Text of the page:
Scott Woodham of the Alaska Dispatch has written an interesting article:
We’re not sure if it’s just a coincidence, but ever since Sarah Palin, the 2008 Republican vice presidential nominee and former governor of Alaska, finally said she’d decided not to run, things have gotten pretty wild. News reporters turned their attention to the declared candidates. When they started shaking trees, all manner of fruit and nuts started falling down. The polls have been all over the place as your party’s voters narrow in on their choice. And it seems that every week there’s some new poll showing a new challenger to former Massachusetts Gov. Mitt Romney’s consistent string of top showings.
A few strong contenders have lost significant promise after peaking, and one of them has dropped out completely. Herman Cain, the former pizza magnate and one-time Georgia senatorial candidate, captivated people with his extremely simple plan for the economy and his candid admission that foreign policy was not his strong suit. Ron Paul, the longtime Texas congressman, keeps winning now and then, and his supporters are passionate, but he’s not considered a serious choice for the nomination by a wide segment of the party establishment.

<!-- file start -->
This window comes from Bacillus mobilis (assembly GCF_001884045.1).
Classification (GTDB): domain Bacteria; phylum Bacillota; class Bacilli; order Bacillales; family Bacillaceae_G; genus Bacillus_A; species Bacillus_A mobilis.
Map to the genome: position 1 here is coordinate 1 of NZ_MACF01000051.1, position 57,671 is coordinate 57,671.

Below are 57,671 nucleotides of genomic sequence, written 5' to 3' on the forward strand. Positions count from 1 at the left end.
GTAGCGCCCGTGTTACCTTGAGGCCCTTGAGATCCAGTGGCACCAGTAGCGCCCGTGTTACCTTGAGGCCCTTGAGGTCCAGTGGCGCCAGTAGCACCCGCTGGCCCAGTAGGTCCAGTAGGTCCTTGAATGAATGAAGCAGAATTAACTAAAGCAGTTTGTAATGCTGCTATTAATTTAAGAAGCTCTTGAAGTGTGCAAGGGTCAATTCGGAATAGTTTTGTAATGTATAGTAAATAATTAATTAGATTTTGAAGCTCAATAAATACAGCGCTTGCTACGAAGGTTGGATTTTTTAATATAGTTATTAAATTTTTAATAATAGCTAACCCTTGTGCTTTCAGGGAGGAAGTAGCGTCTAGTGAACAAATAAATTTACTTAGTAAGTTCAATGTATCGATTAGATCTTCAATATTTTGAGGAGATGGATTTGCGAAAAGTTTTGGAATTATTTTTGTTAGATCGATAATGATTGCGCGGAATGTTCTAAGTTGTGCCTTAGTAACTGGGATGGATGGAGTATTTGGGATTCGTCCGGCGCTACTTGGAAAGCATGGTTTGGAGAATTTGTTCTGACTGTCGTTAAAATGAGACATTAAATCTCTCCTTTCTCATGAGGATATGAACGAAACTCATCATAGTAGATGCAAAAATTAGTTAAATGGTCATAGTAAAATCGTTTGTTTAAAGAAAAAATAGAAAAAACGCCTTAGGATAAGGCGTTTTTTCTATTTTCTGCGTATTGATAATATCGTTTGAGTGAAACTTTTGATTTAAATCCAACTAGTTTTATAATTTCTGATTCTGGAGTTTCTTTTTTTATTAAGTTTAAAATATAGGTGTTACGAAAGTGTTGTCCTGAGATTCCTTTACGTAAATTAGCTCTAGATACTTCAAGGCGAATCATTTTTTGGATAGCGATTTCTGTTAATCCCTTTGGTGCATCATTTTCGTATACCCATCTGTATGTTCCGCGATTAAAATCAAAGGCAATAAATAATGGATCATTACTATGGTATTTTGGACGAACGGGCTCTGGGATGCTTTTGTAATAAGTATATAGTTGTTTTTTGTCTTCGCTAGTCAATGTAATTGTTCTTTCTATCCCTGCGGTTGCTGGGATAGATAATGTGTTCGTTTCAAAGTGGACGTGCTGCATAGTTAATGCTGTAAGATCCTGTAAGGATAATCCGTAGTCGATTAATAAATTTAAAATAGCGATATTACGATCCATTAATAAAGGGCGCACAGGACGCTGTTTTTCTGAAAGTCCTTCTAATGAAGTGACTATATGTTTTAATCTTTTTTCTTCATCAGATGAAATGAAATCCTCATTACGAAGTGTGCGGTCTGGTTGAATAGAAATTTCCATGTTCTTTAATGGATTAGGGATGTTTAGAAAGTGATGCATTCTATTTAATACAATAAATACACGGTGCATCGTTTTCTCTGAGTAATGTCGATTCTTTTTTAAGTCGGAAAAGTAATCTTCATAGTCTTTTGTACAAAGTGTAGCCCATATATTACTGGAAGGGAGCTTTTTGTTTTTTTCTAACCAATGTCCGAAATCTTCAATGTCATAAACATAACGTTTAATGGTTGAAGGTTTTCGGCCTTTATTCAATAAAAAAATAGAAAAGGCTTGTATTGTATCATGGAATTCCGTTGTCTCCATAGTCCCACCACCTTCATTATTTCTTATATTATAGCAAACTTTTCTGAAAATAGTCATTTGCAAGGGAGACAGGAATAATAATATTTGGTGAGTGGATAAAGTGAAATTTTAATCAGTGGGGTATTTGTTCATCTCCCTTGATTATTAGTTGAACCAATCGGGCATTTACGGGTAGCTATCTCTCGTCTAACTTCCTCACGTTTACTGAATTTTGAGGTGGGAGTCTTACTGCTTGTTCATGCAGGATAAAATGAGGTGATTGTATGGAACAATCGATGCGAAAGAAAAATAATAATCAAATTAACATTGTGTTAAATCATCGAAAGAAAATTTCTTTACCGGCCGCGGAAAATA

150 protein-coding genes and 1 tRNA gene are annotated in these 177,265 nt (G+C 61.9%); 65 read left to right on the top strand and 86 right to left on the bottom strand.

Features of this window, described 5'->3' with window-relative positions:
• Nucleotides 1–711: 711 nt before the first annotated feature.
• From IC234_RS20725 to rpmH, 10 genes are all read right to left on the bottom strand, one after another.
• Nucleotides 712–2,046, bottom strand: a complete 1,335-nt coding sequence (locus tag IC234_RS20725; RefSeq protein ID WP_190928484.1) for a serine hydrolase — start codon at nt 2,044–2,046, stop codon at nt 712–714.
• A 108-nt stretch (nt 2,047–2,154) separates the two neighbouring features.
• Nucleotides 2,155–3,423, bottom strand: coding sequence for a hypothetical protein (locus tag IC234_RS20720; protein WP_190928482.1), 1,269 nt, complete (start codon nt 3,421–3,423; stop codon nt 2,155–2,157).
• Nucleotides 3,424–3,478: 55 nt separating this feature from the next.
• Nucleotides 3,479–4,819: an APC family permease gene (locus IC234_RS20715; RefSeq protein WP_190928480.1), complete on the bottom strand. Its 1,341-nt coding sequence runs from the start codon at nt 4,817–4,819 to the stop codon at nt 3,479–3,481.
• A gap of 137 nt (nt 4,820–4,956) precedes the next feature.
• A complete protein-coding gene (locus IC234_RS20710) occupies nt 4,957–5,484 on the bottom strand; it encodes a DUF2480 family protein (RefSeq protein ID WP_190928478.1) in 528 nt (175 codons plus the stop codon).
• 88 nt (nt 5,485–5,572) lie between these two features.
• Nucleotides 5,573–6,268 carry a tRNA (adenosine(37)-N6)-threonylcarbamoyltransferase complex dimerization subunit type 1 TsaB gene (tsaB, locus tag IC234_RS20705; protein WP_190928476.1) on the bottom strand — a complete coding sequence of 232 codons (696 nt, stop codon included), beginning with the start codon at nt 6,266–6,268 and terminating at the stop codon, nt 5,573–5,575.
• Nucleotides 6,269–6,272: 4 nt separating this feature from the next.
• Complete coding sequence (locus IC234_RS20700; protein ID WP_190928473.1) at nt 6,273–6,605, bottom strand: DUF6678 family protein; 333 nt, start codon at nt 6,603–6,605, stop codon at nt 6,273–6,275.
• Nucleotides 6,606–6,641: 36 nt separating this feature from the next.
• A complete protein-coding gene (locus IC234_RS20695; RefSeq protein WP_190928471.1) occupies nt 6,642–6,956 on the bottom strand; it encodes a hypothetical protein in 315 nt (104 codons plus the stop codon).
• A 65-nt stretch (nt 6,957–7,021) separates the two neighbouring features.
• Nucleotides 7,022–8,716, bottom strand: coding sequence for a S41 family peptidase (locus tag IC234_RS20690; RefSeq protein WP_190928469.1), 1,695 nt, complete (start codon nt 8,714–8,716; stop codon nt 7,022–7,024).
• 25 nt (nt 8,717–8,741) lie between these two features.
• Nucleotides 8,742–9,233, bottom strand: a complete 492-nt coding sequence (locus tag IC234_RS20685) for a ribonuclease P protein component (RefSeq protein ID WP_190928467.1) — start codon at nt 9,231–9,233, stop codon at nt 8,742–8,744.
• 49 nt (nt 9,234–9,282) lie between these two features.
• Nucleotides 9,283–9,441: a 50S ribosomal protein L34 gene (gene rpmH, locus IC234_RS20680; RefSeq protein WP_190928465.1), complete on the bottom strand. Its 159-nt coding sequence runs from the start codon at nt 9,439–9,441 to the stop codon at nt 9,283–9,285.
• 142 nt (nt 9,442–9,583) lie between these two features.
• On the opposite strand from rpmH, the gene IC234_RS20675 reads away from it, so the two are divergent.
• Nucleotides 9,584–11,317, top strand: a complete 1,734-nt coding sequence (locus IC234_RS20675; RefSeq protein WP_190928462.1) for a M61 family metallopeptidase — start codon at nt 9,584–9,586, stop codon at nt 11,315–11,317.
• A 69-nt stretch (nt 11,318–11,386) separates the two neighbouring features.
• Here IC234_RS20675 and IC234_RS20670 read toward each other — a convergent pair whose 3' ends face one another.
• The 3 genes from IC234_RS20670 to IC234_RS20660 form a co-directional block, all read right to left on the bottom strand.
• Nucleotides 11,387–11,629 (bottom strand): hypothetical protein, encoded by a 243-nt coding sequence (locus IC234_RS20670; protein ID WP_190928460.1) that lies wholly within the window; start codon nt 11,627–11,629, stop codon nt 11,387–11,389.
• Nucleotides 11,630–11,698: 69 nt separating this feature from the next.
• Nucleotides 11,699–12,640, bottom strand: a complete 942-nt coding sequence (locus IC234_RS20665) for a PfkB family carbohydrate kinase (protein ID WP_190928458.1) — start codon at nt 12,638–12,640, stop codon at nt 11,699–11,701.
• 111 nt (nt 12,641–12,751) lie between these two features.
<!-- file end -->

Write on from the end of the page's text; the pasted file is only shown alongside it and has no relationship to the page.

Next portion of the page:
Texas Gov. Rick Perry had been charging ahead, but after a series of bizarre gaffes, including one cringe-worthy New Hampshire speech that went viral and caused some pundits to speculate that he was intoxicated, he hasn’t returned to the top. Yet he went nuclear this week in a bid to regain standing ahead of the Iowa caucus by releasing a controversial new TV ad aimed at religious conservatives and bedecked with red meat for the base.
Lately, former Speaker of the U.S. House Newt Gingrich is presenting the most credible challenge yet to Romney, who doesn’t excite the party’s base anymore than John McCain did in 2008. But with ascension to the top tier comes a brighter spotlight. And despite the absolute genius of Gingrich’s ability to position himself as anti-establishment after a lucrative career in the establishment, the proclaimed leader of the last Republican revolution, in 1994, has been raising eyebrows with his criticism of child labor laws and his struggle to explain lucrative political consulting with an array of scandalized business interests. And many political pundits wonder at his ability to run a nationwide campaign with so few "boots on the ground" in states beyond the early contests.
There is much more to the article here.